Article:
I’ve said it before and I’ll continue saying it until all the authors in the universe heed my infinite wisdom: A book does NOT need a love interest to be a good book. Yes, I love it when authors bring the swoon. But only when it either adds something to the story or aids the development of a character. A romance shouldn’t just be thrown in as an afterthought. I couldn’t get behind Audrey and Ed because it seemed really forced and rushed. Also, Audrey was kind of a tease. Even though she has good taste in films…

Best Friends.
I loved Marv and Richie. One of my greatest weakness in life (I do have a few) is a boy who defends his run-down car to the death, so Marv and his blue Falcon was like cat nip to me. So many of Marv and Ed’s exchanges made me laugh so loudly and I could just imagine boys their age talking like that.
But my Marv keeps his cards close to his chest, I don’t want to give anything away but Marv’s message was my favourite part of the whole book. It came at the point in the book where I had pretty much written it off, so I was completely surprised when I found myself being a bit choked up!
I also really liked Richie but I just wished he had been in it a bit more because I think his story line was great. I also LOVED that he had a Jimi Hendrix tattoo on his arm... that looked like Richard Pryor. Hahaaa.
I love authors that don’t just let their secondary characters stand around in the background, leaning against the wall and having a cigarette break.

Theme Tune.

Shape of my Heart- Sting.

I don't mind admitting that I love a good metaphor but I feel like I was cheated a little on that front by this book, so I’ve chosen a song brimming with metaphor. And it’s all linked to card suits as well! It's like it was written for this very moment.

Recommended For.

People who haven’t read The Book Thief… your high expectations will be dashed. DASHED I SAY. People who play cards. People who have always wondered whether driving a taxi is more glamorous than it seems. People who will not hear a word against their beloved ride even if it is a danger to humanity. People who like Zola Budd. People who like books that are a mixture of The Christmas Carol and PS. I love you… except not as good as the former and not as painful as the latter. People who have always wanted to find themselves in the middle of a mystery with anonymous clues being dropped off at their door. People who have always been too nervous to give their dog caffeine but have always been tempted… just to see what happens.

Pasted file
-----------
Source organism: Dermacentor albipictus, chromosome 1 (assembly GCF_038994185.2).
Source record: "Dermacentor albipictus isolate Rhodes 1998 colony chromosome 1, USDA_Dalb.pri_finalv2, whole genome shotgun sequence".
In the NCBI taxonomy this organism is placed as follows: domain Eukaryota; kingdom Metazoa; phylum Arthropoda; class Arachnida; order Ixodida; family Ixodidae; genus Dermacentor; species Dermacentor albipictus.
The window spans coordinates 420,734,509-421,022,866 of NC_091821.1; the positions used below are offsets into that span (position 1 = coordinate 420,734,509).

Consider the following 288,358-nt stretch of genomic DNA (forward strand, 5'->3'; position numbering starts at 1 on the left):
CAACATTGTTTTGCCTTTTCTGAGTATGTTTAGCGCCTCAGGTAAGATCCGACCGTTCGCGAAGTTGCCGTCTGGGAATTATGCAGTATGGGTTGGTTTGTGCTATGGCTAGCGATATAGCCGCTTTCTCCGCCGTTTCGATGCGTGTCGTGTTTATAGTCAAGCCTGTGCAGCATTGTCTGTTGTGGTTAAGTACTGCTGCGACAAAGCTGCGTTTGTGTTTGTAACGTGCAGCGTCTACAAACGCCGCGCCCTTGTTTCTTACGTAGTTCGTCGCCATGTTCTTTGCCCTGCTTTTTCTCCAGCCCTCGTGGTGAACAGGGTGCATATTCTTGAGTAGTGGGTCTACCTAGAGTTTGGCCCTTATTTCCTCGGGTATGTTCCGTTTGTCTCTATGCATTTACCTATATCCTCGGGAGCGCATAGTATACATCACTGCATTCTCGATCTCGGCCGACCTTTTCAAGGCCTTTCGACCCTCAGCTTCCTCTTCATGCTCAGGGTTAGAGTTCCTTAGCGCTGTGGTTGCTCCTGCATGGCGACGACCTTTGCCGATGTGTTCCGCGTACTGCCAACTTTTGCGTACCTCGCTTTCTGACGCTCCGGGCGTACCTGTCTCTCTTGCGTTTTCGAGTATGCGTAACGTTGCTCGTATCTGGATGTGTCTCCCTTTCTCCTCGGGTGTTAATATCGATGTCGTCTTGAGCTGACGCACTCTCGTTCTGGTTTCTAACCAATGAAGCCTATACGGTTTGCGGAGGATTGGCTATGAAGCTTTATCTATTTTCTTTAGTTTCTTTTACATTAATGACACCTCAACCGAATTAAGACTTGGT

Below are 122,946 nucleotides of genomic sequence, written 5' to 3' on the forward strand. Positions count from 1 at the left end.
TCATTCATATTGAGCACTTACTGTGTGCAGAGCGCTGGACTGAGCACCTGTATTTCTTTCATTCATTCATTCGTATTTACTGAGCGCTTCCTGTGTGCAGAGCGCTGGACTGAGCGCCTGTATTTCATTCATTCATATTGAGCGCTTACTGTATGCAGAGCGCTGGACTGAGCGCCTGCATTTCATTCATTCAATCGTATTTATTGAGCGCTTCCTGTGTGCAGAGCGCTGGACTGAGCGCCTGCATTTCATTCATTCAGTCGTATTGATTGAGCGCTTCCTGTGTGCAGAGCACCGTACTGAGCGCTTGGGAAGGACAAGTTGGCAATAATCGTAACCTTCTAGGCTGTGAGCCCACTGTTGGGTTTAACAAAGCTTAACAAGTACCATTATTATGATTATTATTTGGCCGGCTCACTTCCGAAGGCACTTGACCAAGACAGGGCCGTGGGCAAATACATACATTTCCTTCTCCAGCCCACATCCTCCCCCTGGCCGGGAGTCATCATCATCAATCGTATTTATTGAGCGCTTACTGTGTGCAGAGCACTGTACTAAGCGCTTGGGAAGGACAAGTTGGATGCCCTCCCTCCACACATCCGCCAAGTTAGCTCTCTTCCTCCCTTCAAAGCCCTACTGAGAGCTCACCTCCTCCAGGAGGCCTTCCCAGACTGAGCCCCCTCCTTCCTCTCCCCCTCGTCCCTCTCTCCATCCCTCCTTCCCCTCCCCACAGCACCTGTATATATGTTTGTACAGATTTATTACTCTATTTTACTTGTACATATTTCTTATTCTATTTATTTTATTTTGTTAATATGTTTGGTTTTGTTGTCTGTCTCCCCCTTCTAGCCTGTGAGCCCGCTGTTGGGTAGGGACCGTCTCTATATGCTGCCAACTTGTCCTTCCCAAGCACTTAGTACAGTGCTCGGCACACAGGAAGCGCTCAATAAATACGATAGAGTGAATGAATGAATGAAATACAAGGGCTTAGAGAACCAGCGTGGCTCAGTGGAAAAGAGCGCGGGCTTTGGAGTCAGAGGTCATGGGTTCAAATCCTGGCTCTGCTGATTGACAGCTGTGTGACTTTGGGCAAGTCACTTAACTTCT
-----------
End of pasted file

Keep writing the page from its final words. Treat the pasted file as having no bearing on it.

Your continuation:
You can also read the review for this book and others and a whole lot of other exciting stuff on my blog here.
Profile Image for Ivana - Diary of Difference.
552 reviews700 followers
December 24, 2021
I got this book from the library, just because I got the cover. I didn't see who wrote it or what it's called. After I finished the last page, and read the author's biography, I realised it's the author of The Book Thief, a book I have bought and adore. Then I realised why I loved the main character. He reminds a lot to the boy I love, and Audrey resembles on me. What I loved the most about this book was the message the boy gives to all those people, and for no particular reason. I loved the symbolism with the aces. Perfect book. I even enjoyed it more then the book thief. Thank you, Markus, for making me think about becoming a better person. Great job ♥
Profile Image for Chrissie.
2,694 reviews1,478 followers
November 14, 2016
If you pass your mouse over the star choices, 1 star reads "did not like it"! This does not necessarily mean it is a terrible book, only that the reviewer did not like it. People like different things, right?! This book did not fit me . Hopefully, by explaining my reaction others will be better able to decide if they will like the book or not.

Life isn't as simple or as sweet as it is drawn here.

This is my primary complaint in a nutshell.

I must clarify; the message is sweet and simplified, even if some of the book’s events are quite disturbing.

This book teaches a lesson. And what is that? People should live life to the fullest. Appreciate it. Enjoy it. Do something with it. We mustn't be complacent. We mustn't be bystanders. We must dare to put ourselves out on a limb for others. Of course I agree, and of course we all tend to forget. I am not debating the truth of the message but rather the way in which the message is conveyed. It is this that is childish. I am fine with giving the book to young adults, but I prefer gritty over sweet and I don't appreciate simplification.

The characters are around nineteen or twenty years old. I felt they acted even younger, but had they been younger two of them could not have driven taxis as they do here in the story. Do you remember the allure, the appeal of sex when you were a teen? Again, it is for this age group the book is directed.

Both the ending and the entire book is unrealistic, concocted and too simplified making it childish in tone. The story is drawn as a mystery. The things that happen just would not happen! I would recommend the book to young teenagers not looking for realism, who love mysteries and a dash of romance.

The audiobook is narrated by Australian Marc Aden Gray. The story is set in the vicinity of Sydney in the year 2002. While the dialect does fit the story it just didn’t appeal to me. Australian slang is used. Keep in mind I do not let the narration influence my rating of the book. I gave the narration two stars.

I have given the author's The Book Thief 4 stars.
Profile Image for emma.
1,822 reviews45.6k followers
August 16, 2022
i don't remember a thing about this book, and i know it kind of annoyed me, and it definitely wasn't as good as the book thief, but...

it broke me out of a minor reading slump i was in once 6 years ago and therefore i have to be eternally, deeply, permanently grateful to it forever and always.

part of a series i'm doing in which i'm half-heartedly reviewing books i read a long time ago
Profile Image for Read with Sandee ・❥・.
640 reviews1,304 followers
October 19, 2016